“We decided that he needed a service dog to help with aggressive because he tends to self-harm, which is typical for his age,” Ramie Lossman said. “He bites and hits his head–we were told a service dog would prevent that and step in between him and his fist and calm him down which is what he needs.”
“I think when we decided we wanted to get a service dog, which is very expensive, we just spontaneously said ‘well, why don’t we do a fundraiser, ’ and the paintings were perfect,” Kenny Lossman said.
On July 8, after only being posted on her Facebook for three minutes, Ramie Lossman said a painting of his sold for a $125 donation. On July 10, Ramie Lossman said she received $250 for a 12×12 canvas, from someone in Kansas, which is as of now is the largest donation J.J. has gotten. There are 17 or fewer available paintings on his website, as of today.
“A lot of people will do spaghetti dinners or sell T-shirts, and I am like ‘he is going to paint every day anyway and they are pretty amazing,’ well, we think they are pretty amazing,” Ramie Lossman said. “[The website] has skyrocketed, we are shipping paintings out to places like Texas, Tennessee, Florida, Missouri, Georgia and Kansas.”
Even though the Lossmans do not have an exact tally now, Ramie Lossman said she thinks they have easily raised a quarter of the cost of a service dog.
“Which is insane since we just started selling them not even three weeks ago,” Ramie Lossman said. “I kind of feel bad, I hope people aren’t just buying them to donate money. I think people like them. I have had people say, ‘well if this one is sold can you go back and get it from them we’ll give you so much money.”
“There are just so many that I wish would not sell,” Kenny Lossman said. “Because I want them for my office.”
Large donations for his works of art is not the only attention this young artist has been receiving. On July 8, local architect Charles Gillon asked the Lossmans if he could digitally add J.J.’s paintings inside his modern home designs on his website. These are virtual and will list his website as the location to buy the modern art, Ramie Lossman said. She said there was also an art gallery in Winston-Salem that wanted to display J.J.’s work. However, due to J.J.’s severe autism, he would not be able to handle the crowd and noise of an exhibition.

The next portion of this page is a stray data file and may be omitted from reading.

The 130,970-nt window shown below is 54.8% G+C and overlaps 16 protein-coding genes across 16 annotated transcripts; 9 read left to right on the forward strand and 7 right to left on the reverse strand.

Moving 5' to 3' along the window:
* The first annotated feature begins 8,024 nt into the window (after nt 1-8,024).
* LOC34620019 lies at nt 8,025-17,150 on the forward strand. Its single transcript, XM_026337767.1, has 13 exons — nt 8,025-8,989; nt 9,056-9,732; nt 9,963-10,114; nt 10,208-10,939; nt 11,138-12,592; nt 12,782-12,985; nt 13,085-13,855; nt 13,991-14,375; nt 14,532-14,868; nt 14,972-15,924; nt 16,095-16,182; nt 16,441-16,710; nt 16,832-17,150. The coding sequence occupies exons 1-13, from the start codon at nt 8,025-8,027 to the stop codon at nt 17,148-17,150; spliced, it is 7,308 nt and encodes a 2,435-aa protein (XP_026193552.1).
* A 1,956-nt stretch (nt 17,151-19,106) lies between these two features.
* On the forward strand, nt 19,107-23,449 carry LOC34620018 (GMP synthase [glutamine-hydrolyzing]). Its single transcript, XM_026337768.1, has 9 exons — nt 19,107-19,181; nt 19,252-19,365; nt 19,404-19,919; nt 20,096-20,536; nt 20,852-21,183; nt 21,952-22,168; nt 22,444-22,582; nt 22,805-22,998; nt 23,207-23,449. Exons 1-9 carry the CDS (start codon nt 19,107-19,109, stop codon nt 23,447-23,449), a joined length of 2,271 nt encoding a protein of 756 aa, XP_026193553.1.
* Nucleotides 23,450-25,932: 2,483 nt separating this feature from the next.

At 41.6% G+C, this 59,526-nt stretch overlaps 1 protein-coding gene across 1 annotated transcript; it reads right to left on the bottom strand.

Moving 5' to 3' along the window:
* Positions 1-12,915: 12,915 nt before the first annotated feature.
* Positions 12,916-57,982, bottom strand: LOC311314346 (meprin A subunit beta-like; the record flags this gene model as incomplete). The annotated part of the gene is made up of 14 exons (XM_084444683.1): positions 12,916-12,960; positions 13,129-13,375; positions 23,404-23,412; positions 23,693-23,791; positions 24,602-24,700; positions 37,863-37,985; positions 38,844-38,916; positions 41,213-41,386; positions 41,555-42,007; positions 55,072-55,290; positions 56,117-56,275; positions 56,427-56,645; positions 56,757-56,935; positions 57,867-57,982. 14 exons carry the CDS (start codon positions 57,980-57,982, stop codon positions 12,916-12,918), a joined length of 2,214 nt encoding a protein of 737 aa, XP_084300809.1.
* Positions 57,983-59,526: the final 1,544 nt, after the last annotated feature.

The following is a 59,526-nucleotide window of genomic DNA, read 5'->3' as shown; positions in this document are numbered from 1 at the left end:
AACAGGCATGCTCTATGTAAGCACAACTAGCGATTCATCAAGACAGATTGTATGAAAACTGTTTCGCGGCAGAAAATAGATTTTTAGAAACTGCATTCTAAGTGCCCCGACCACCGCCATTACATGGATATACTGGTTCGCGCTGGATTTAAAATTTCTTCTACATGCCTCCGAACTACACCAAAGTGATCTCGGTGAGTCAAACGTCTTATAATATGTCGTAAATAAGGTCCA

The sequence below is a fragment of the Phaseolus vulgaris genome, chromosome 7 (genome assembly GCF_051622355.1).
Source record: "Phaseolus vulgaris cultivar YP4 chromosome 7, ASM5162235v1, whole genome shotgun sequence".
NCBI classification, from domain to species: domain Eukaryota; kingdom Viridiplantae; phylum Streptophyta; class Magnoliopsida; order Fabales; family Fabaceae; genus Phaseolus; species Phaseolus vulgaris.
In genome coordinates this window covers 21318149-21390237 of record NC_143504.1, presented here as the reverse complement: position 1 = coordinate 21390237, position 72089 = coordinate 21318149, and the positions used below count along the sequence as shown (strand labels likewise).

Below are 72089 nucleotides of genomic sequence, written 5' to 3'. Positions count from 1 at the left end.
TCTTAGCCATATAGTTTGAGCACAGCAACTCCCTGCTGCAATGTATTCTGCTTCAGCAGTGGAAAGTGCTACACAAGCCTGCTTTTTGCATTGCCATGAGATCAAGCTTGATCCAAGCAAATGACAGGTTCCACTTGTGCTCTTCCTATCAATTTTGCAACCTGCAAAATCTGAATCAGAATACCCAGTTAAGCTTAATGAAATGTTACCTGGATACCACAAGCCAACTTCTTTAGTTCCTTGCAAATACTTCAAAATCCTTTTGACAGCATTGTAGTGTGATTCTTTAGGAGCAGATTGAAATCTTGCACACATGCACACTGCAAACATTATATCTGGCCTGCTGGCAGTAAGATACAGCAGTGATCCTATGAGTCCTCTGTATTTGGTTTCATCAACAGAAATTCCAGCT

J.J.’s parents both work to support their family and J.J.’s treatment. While both parents are working, Ramie Lossman’s sister Daphine Spillman is the Lossmans’ live-in nanny for J.J.
Ramie started to tear up talking about how if something would happen to her, that her sister would step in and care for J.J. the way she would her to.
“J.J. has this sparkle in his eyes bursting with excitement, curiosity, and an eagerness to learn and share,” Spillman wrote in a text message. “Being Autistic and nonverbal, he has great days, good days and some not so good days. It is sometimes difficult for him to fully express to us what he thinks, feels and wants us to know. I feel he gets to express himself and some of his feelings through his amazing art, his songs, and awesome dances. To me, he is perfect, and I couldn’t imagine him any other way.”
As for the future, the Lossmans said that he may always be nonverbal and they both see J.J. living with them for the rest of their lives.
“We are totally OK with that,” Ramie Lossman said.
The Lossmans believe that J.J. will carry on with his art, not only because he likes it so much, but also because it is his only way to communicate with his family.
“He knows that we enjoy it too,” Ramie Lossman said. “He can only get better.”
“Yeah I would not say that five years is not just a phase,” Kenny Lossman said.
To parents whose children have an autism spectrum disorder, diagnosed or undiagnosed, the Lossmans urge them to skip over the denial stage and start looking for the red flags around six months.
“To us, he is perfect,” Kenny Lossman said. “I do not know if I would take it away from him if I could because I might be taking away things that truly make him extraordinary–like maybe the art or his memory.”
Ramie Lossman recommends parents of children with autism to read the poem “Welcome to Holland” by Emily Perl Kingsley.
To view J.J.’s available paintings, check out www.huedbyadudejj.com.
To view local architect Charles Gillon’s website and see J.J.’s art, visit www.gillondesign.com